• A standard serve (500-600kJ) is:
    • 1 cup (150g) cooked or canned legumes/beans such as lentils, chickpeas or split peas (preferably with no added salt)
    • 170g tofu
    • 30g nuts, seeds, peanut or almond butter or tahini or other nut or seed paste (no added salt)

 Standard Serve of Protein

#5. Dairy & Alternatives

  • Drink pasteurized or ultra-heat treated (UHT) milk.
  • Avoid drinking unpasteurized milk or eating soft goats’ cheese [28]
  • All types of yogurt and ice-cream including soft serve are fine. Avoid if the yogurt or ice-cream is made from unpasteurized milk.
  • Eat pasteurized hard cheeses (e.g. cheddar, Swiss, Parmesan, Colby)
  • Processed soft and semi-soft cheeses (e.g. cream cheese, cottage cheese, mozzarella) are OK to eat.
  • A standard serve of dairy and alternatives (500-600kJ) are:
    • 1 cup (250ml) fresh, UHT long life, reconstituted powdered milk or buttermilk
    • ½ cup (120ml) evaporated milk
    • 2 slices (40g) or 4 x 3 x 2cm cube (40g) of hard cheese, such as cheddar
    • ¾ cup (200g) yogurt
    • 1 cup (250ml) soy, rice or other cereal drinks with at least 100mg of added calcium per 100ml

Standard Serve of Dairy and Alternatives

For pregnant women who are taller or more active, but not overweight, eat additional serves from the unsaturated spreads and oils (14 - 20g per day) to meet the extra energy requirements.[26]

Fats should not make up more than 30 percent of a pregnant woman's diet. Researchers from the University of Illinois reported in the Journal of Physiology that a high-fat diet may genetically program the baby for future diabetes.

An excessive high-fat diet increases pregnancy risk and "healthy fats" should be the primary fat choices. Examples of foods high in monounsaturated fats include olive oil, peanut oil, sunflower oil, sesame oil, canola oil, avocados, many nuts, and seeds.

Is it safe for pregnant women to drink coffee?

Caffeine has been linked to low birth weights, and it does cross the placenta. Health Canada recommends pregnant women consume no more than 300 mg daily.

However, it’s important to note that not all coffee is caffeinated equally. “The caffeine content varies by type of coffee and method of preparation,” says Heather Lovelace, a registered dietitian at BC Women’s Hospital and BC Children’s Hospital in Vancouver [27].

Drip coffee contains the most (140 to 240 mg of caffeine per 240 mL), followed by brewed coffee, and then instant.

As a general rule, pregnant women can have two small cups of brewed coffee each day. But be aware of other sources of caffeine such as pop and chocolate, and the size of the cup—some mugs hold the equivalent of two cups of coffee. (A Starbucks grande brewed coffee, for example, which holds 473 mL, is already 330 mg of caffeine—over the daily max.).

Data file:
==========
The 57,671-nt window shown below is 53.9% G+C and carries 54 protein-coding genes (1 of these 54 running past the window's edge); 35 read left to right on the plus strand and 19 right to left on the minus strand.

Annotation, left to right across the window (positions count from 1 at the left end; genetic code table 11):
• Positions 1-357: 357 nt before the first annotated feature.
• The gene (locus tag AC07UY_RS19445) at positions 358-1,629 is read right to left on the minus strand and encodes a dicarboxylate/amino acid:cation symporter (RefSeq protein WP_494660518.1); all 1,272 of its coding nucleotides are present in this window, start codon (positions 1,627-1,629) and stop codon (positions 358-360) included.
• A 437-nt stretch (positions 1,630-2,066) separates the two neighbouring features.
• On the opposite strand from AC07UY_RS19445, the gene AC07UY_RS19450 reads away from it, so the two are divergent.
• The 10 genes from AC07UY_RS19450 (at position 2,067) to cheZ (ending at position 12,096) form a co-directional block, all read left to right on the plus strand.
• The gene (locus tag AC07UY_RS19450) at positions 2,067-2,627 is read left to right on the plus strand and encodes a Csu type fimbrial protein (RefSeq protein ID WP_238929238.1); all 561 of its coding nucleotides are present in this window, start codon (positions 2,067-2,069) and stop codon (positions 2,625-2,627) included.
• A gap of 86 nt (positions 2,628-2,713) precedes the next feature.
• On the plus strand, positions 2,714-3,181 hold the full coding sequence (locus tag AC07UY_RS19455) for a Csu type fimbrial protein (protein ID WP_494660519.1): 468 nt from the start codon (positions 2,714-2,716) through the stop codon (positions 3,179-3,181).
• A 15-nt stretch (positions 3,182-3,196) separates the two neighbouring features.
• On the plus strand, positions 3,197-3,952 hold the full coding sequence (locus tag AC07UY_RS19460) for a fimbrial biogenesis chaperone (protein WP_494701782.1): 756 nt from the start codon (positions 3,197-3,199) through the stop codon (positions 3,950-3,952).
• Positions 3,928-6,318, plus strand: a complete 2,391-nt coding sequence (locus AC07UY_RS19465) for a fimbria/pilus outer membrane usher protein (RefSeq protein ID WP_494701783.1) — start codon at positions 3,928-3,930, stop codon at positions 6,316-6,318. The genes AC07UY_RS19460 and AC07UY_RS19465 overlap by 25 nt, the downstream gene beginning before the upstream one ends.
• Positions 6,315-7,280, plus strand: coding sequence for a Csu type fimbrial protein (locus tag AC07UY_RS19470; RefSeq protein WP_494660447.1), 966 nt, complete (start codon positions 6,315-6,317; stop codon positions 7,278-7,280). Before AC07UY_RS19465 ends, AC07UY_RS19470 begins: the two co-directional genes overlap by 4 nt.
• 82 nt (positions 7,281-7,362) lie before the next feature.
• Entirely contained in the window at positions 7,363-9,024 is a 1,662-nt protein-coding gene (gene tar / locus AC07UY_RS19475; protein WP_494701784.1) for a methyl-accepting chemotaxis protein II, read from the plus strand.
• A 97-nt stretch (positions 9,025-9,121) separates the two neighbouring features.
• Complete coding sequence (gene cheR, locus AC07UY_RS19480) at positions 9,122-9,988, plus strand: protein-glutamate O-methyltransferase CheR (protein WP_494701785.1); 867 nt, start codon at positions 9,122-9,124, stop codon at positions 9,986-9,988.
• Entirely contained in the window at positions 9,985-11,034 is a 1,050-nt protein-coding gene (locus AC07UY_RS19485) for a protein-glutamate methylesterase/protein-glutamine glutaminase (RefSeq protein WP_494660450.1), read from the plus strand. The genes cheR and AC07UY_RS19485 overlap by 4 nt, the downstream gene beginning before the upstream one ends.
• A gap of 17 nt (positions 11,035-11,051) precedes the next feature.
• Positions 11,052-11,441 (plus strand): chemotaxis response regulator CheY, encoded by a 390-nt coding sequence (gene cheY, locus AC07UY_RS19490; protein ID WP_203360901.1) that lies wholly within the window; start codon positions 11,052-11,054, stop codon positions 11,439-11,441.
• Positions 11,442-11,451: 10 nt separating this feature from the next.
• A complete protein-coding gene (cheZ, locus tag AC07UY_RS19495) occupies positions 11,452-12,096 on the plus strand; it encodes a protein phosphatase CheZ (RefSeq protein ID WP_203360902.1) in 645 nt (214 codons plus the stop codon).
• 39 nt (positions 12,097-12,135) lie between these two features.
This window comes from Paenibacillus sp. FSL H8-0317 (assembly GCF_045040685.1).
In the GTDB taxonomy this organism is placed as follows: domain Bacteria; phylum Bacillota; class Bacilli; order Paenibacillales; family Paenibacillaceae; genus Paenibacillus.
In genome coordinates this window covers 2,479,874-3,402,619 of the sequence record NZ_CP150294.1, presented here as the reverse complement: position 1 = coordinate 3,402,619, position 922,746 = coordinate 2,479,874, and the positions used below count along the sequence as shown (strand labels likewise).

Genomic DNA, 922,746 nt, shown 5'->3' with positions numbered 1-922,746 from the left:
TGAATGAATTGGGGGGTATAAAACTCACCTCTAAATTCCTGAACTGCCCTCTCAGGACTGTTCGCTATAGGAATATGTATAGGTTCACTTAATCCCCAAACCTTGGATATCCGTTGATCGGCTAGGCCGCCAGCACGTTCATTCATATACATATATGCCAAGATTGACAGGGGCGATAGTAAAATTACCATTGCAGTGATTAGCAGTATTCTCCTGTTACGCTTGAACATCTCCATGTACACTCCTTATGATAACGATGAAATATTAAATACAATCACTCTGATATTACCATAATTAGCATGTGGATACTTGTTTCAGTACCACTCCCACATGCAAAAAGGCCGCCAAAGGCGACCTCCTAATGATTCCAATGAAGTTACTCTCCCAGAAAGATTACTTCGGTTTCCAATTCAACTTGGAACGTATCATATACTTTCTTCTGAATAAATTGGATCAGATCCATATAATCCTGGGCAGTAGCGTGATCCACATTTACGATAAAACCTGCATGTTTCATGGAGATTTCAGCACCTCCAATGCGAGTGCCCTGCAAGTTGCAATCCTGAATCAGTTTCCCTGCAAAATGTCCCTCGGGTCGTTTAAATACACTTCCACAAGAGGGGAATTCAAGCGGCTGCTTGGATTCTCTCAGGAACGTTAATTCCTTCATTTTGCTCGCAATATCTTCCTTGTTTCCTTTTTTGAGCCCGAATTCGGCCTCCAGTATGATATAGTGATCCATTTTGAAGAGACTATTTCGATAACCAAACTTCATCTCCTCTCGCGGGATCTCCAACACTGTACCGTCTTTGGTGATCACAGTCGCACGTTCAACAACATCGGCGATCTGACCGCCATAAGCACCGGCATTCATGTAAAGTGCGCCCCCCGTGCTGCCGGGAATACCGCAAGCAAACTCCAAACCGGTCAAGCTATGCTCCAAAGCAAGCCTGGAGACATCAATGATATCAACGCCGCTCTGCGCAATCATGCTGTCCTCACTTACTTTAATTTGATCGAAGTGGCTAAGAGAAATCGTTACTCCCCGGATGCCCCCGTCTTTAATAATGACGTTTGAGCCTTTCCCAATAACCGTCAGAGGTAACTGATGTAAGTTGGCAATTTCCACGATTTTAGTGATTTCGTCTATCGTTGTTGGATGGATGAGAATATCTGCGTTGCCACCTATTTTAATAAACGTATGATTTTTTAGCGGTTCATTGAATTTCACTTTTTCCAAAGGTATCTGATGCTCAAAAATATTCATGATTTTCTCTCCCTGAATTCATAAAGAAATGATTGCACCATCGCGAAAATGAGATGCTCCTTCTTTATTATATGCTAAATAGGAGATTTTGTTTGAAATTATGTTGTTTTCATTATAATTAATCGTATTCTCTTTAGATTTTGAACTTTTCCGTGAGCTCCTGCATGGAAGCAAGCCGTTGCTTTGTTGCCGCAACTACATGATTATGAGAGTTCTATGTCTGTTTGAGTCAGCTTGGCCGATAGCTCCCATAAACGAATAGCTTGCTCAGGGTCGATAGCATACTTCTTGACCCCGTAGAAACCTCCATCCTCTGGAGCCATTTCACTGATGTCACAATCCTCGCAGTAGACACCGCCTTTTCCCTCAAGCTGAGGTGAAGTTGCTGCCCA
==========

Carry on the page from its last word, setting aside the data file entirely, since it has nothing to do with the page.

Decaf can help satisfy those cravings after you’ve hit your daily limit.

Is it safe to eat ice cream during pregnancy?

Ice creams are generally safe, but you need to make sure they are made from pasteurized milk.

Also if you are prone to getting colds easily or if you have sinusitis, seek advice from your doctor if you can consume ice creams during pregnancy.

Does overweight or obese affect your pregnancy?

Recent NICHD research shows that gaining more weight during pregnancy than recommended increases the risk of complications.

How much a woman weighs when she gets pregnant and how much weight she gains during pregnancy can affect her health and that of her baby. Entering pregnancy with a normal body mass index (BMI) and gaining weight within the recommended levels during pregnancy are important ways to protect a mother's and a child's health [30].

How much Weight Gain during pregnancy is Normal?

The Institute of Medicine recommends the following ranges of weight gain during pregnancy for American women:

  • Pregnant women who are underweight (BMI of less than 18.5) should gain 13 - 18 kg.
  • Pregnant women at a normal weight (BMI of 18.5 to 24.9) should gain 11 - 16 kg.
  • Overweight pregnant women (BMI of 25 to 29.9) should gain 7 - 11 kg.
  • Obese pregnant women (BMI greater than 30) should limit weight gain to 5 - 9 kg [30].

What are some healthy meals to eat while pregnant?

Sample Daily Menu

The following sample menu will give you some idea of what a pregnant woman should typically consume in a day for a healthy diet during pregnancy.

Three small balanced meals and three light snacks throughout the day are a good rule of thumb to ensure you and your baby’s nutritional needs are met.

Breakfast: Oatmeal cereal, banana, 1 slice whole wheat toast, 2 tsp jam, 1 cup skim milk

Snack: 1 cup of yogurt, grapes

Lunch: Turkey (if deli meat, do not eat cold – heat to steaming to avoid Listeria) and cheese sandwich on whole wheat bread, baked sweet potato chips, pear, and 1 cup skim milk

Snack: Raw veggies and low-calorie dip

Dinner: 115 g chicken, 1 cup wild rice, 1 cup veggies, 1 cup skim milk

Snack: fresh fruit or low-fat frozen yogurt

A Complement to Nutrition

Prenatal Vitamins: Although the main source of vitamins and nutrients needed during pregnancy should come from your diet, a daily prenatal vitamin can help fill small gaps—just in case you unintentionally do not get enough key nutrients. 

Consult your healthcare provider about which supplement is best for you.


Like this article? Subscribe to our Newsletter for more healthy tips and recipes.

What is your biggest craving while pregnant? What is your weirdest pregnancy craving? Leave the comment below.


    Leave a comment

    Name .
    Message .

    Please note, comments must be approved before they are published